That the significance of ‘place’ may have increased, is also indicated by the title of their 2007 release which is, quite tellingly, called Southern California Street Music – a title which, once again, draws a connection between the band’s music and their immediate local urban environment and thus puts emphasis on the ‘placedness’ of the band’s sound. Though this album was released on major label Victory Records, the Voodoo Glow Skulls remained on the D.I.Y. track and, in 2008, founded their own label “California Street Music.” The mission statement on the label’s website is telling in this respect:
CALIFORNIA STREET MUSIC is not only a record label. But also a musical collective of friends, artists, and musicians who share the same motivation in promoting D.I.Y. (Do It Yourself) work ethics and morals in today’s modern music industry … CALIFORNIA STREET MUSIC is a product of our environment, our way of life, and our attitude. We are new, we are here…WE ARE NOW!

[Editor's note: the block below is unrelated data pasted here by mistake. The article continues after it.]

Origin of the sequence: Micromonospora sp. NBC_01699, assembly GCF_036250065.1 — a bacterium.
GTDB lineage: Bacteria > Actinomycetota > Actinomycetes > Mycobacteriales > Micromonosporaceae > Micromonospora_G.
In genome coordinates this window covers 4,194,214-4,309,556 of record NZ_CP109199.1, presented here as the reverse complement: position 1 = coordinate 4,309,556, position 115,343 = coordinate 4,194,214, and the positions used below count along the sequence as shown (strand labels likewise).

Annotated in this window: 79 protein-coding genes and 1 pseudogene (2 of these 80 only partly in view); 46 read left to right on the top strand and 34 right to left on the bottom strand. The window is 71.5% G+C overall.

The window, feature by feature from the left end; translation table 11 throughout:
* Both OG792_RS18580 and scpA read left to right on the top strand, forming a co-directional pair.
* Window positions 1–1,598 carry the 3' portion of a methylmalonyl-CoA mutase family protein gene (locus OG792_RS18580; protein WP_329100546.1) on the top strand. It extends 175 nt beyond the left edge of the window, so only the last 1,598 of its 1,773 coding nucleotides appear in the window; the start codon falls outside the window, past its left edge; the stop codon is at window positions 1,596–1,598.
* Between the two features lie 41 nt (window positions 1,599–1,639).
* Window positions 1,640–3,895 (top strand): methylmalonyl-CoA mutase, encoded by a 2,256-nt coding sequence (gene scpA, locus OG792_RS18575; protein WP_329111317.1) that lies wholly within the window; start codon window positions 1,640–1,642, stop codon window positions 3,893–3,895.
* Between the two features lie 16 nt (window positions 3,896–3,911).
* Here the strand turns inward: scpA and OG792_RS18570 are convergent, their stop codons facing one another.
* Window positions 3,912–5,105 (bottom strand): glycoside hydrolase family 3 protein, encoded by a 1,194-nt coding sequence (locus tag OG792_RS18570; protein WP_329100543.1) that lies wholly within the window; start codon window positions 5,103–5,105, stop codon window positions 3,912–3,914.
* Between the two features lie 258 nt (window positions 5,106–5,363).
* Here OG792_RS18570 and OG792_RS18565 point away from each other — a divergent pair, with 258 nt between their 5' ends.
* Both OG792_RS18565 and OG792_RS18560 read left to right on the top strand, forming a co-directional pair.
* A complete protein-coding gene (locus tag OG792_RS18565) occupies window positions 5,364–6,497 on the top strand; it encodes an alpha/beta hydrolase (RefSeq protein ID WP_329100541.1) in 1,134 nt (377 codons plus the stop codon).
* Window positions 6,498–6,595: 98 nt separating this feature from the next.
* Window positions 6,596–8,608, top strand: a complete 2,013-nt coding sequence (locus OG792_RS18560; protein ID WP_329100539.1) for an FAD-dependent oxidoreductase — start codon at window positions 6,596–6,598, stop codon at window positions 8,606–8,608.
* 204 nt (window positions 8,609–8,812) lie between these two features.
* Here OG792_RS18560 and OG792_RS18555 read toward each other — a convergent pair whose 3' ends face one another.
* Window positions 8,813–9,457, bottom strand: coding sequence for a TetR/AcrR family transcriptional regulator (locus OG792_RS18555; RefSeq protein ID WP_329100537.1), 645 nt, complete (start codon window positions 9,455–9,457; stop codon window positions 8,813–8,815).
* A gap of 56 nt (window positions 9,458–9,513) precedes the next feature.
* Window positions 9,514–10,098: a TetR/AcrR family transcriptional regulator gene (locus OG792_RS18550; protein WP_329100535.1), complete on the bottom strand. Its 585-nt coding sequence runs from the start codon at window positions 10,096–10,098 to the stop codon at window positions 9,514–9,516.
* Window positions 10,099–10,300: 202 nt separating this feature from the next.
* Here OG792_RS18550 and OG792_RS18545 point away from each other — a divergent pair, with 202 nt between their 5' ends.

Against the backdrop of these observations, it seems as if the band, in the midst of a globalizing music industry, has developed an “interest in fixity,” which, as Connell and Gibson have it, “emerge[s] as a reaction to the sense of disjuncture apparent in commodification” (46). Their rediscovering the regional, in turn, is characterized by a form of cultural hybridity that, in the words of Robert C. Young, could well be labelled ‘organic.’ (qtd. in Lo/ Gilbert 45): “We have always tried to include our Latin roots in our music,” one of the band members points out as a comment on their 2004 album, “either by writing songs in Spanish or incorporating musical ideas that we grew up with. Latinos have a very strong sense of tradition, and we are very aware of it” (official website, my emphasis). It is the idea of ‘growing up with music’ which very much rings with Young’s idea of the ‘organic’ dimension of hybridity, and one could well add that it is not only people who grow up with music, but also music which grows up with people. Moreover, it changes over the course of time, due to changing regional, social, economic, and political parameters, and due to the emergence of what Stuart Hall has called ‘new ethnicities.’ Yes, the urban areas of Southern California are particularly vibrant places of cultural encounter and exchange and, quite literally, provide breeding grounds for such ethnicities; and yes, the music of this region, to come back to where we started from, is indeed closely attached to people’s places, their movements, their developments both as individuals and as communities. It is up to us, who have only begun to explore the musical geography of the United States, to describe the dynamics of these ever-shifting soundscapes in more detail.